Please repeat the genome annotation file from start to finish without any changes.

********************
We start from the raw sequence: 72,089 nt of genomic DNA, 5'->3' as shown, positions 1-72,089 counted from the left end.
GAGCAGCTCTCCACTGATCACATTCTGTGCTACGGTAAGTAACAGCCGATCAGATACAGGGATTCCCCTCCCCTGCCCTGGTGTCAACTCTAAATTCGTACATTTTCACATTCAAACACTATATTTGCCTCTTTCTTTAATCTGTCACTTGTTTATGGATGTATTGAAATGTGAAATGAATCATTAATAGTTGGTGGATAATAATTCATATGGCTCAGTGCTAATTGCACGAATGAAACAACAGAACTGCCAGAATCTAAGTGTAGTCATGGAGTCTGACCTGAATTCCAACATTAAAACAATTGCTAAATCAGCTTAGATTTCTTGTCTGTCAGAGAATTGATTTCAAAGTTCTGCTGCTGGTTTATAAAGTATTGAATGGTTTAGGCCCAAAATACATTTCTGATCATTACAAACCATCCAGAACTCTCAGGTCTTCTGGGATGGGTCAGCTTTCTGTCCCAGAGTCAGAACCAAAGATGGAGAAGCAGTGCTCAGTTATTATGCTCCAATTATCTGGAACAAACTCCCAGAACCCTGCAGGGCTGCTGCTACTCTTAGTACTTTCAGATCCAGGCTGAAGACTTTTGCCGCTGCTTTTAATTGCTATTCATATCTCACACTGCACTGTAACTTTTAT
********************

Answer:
We start from the raw sequence: 72,089 nt of genomic DNA, 5'->3' as shown, positions 1-72,089 counted from the left end.
GAGCAGCTCTCCACTGATCACATTCTGTGCTACGGTAAGTAACAGCCGATCAGATACAGGGATTCCCCTCCCCTGCCCTGGTGTCAACTCTAAATTCGTACATTTTCACATTCAAACACTATATTTGCCTCTTTCTTTAATCTGTCACTTGTTTATGGATGTATTGAAATGTGAAATGAATCATTAATAGTTGGTGGATAATAATTCATATGGCTCAGTGCTAATTGCACGAATGAAACAACAGAACTGCCAGAATCTAAGTGTAGTCATGGAGTCTGACCTGAATTCCAACATTAAAACAATTGCTAAATCAGCTTAGATTTCTTGTCTGTCAGAGAATTGATTTCAAAGTTCTGCTGCTGGTTTATAAAGTATTGAATGGTTTAGGCCCAAAATACATTTCTGATCATTACAAACCATCCAGAACTCTCAGGTCTTCTGGGATGGGTCAGCTTTCTGTCCCAGAGTCAGAACCAAAGATGGAGAAGCAGTGCTCAGTTATTATGCTCCAATTATCTGGAACAAACTCCCAGAACCCTGCAGGGCTGCTGCTACTCTTAGTACTTTCAGATCCAGGCTGAAGACTTTTGCCGCTGCTTTTAATTGCTATTCATATCTCACACTGCACTGTAACTTTTAT